History[edit]

Stefan Brink suggests that the settlement area known in the Middle Ages as Skíringssalr had its origin in an Iron Age settlement area centred on a lake immediately north of Tjølling, around which he identifies numerous place-names that are cultic in origin, suggesting in turn that the lake itself had been a sacred place.[18][Fn 5] Further, Brink suggests that the focus of this settlement area migrated southwards to Skiringssalr, now Huseby, attracted towards the shoreline by a significant fall in sea-level between the Iron Age and the establishment of the hall at Huseby.[20][Fn 6]

The earliest written reference to Skiringssal is in the 9th-century Ynglingatal, where it is said that the legendary petty king Halfdan Whiteshanks died in Toten but was buried in a mound at Skiringssal.[22] Similarly the head of Halfdan the Black, a 9th-century king of Vestfold, is said by the Fagrskinna to have been buried at Skiringssal.[23] The Sögubrot af nokkrum fornkonungum reports that, in the time of the legendary Sigurd Hring, there was an important, annual sacrifice made at Skiringssal, which was attended by the whole population of Viken.[24] On the basis of these reports Norwegian historian Gerhard Munthe wrote in 1838 that Tjølling church stood on the site of "Viken's grandest Pagan Temple".[25] Gustav Storm also believed that there was a pagan temple at Tjølling "under official management".[26] Why the Christian church was built at Tjølling and not at Huseby is an "intriguing question":[27] while Tjølling was evidently a public place of assembly for the area in medieval times, it is known that early Scandinavian churches were often built in such places, but the presence of a chieftain, or royal control, at Huseby would normally have made that the place to build a church.[28][Fn 7]

The trading place at Kaupang would also have been dominated by whoever controlled Skiringssal, and was probably established by them.[30][Fn 3] The place-name "Kaupang" represents Old Norse kaupangr, meaning a "market" or "trading place",[27] which was "obviously ... organised and controlled."[1] Archaeology has identified the earliest buildings at Kaupang as dating from between 800 and 810 – about 50 years after the establishment of the hall at Skiringssal – and the latest from the mid 800s, although some activity continued at Kaupang until the late-10th century.[31] Archaeologist Dagfinn Skre links the development of Skiringssal and Kaupang with the first two Norwegian members of the Yngling dynasty, Halfdan Whiteleg and Eystein Fart, and introduces the idea of "king[s] of Skiringssal",[32] but historian Przemysław Urbańczyk regards this interpretation as requiring "a specific way of reasoning, [through which] a nice-looking puzzle [has been] constructed [from historical sources] using carefully selected pieces of unclear shape and of uncertain origin."[33]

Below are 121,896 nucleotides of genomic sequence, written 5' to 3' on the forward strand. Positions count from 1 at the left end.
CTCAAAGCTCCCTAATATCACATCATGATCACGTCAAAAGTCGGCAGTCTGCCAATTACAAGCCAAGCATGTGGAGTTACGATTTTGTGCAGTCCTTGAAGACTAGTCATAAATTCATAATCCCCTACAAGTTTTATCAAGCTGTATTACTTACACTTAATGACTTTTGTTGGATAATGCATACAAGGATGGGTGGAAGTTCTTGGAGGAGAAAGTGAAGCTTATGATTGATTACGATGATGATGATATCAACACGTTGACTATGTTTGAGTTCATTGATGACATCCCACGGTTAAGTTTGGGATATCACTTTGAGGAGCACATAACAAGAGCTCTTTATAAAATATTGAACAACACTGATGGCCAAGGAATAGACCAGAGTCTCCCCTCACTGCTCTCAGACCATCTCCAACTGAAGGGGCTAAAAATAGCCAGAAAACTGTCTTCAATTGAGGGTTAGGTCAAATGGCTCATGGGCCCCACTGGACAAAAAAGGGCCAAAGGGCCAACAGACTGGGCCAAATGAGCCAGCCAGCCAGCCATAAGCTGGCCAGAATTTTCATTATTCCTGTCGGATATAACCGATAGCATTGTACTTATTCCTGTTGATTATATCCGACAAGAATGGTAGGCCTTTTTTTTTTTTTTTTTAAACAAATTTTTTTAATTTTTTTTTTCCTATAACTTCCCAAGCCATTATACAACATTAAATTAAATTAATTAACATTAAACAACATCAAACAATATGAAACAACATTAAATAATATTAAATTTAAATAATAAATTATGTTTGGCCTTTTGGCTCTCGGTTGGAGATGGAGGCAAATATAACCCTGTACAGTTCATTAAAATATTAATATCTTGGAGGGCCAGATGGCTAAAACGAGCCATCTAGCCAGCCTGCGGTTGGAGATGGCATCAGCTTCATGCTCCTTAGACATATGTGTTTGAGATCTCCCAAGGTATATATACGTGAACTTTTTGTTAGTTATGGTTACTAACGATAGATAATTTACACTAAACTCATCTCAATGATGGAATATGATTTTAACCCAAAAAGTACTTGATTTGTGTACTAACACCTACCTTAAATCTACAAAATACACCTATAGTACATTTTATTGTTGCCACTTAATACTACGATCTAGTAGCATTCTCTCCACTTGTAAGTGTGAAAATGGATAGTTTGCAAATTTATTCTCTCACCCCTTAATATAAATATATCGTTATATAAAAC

References[edit]

Footnotes[edit]

  1. ^ In this connection Masdalen refers to Adam of Bremen's description of the pagan temple at Uppsala in Sweden written in the 11th century: "That people has a most noble temple, which is called [Uppsala], placed not far from the city of [Sigtuna]. In this temple, which is completely covered in gold, the people venerate the statues of three gods, such that Thor, the most powerful of them, has his throne in the middle of the chamber; here and there [Odin] and [Freyr] have their places."[3]
  2. ^ Skiringssal and Kaupang have frequently been equated with Sciringes heal, a place described as a "port" by a Norwegian seafarer known as Ohthere of Hålogaland who visited King Alfred of Wessex in about 890:[6] for example, in 1939 R. Ekblom published a paper entitled "Ohthere's voyage from Skiringssal to Hedeby",[7] and, in her 1980 translation of the relevant section of the Anglo-Saxon-language manuscript in which Ohthere is mentioned, historian Janet Bately writes "Sciringes heal [Kaupang]".[8] This equation is disputed on historical and linguistic grounds by historians Einar Gunnar Birgisson and Kjell-Olav Masdalen, who respectively place Sciringes heal in Vest-Agder, the southernmost county of Norway, possibly on the Lista peninsula, and west of Lindesnes, the southernmost point of Norway.[9]
  3. ^ a b Masdalen 2010, p. 48, attributes this information to archaeologist Dagfinn Skre, but the reference is defective.
  4. ^ Historian Przemysław Urbańczyk notes that, in Skre 2007, the archaeological identification and reconstruction of the hall at Huseby fits a "plan directly imported [by the archaeologists] from Gamla Uppsala [and that] numerous manipulations [in the description of the history and archaeology have] allowed the construction of a very nicely designed but in fact a completely virtual banqueting hall".[17]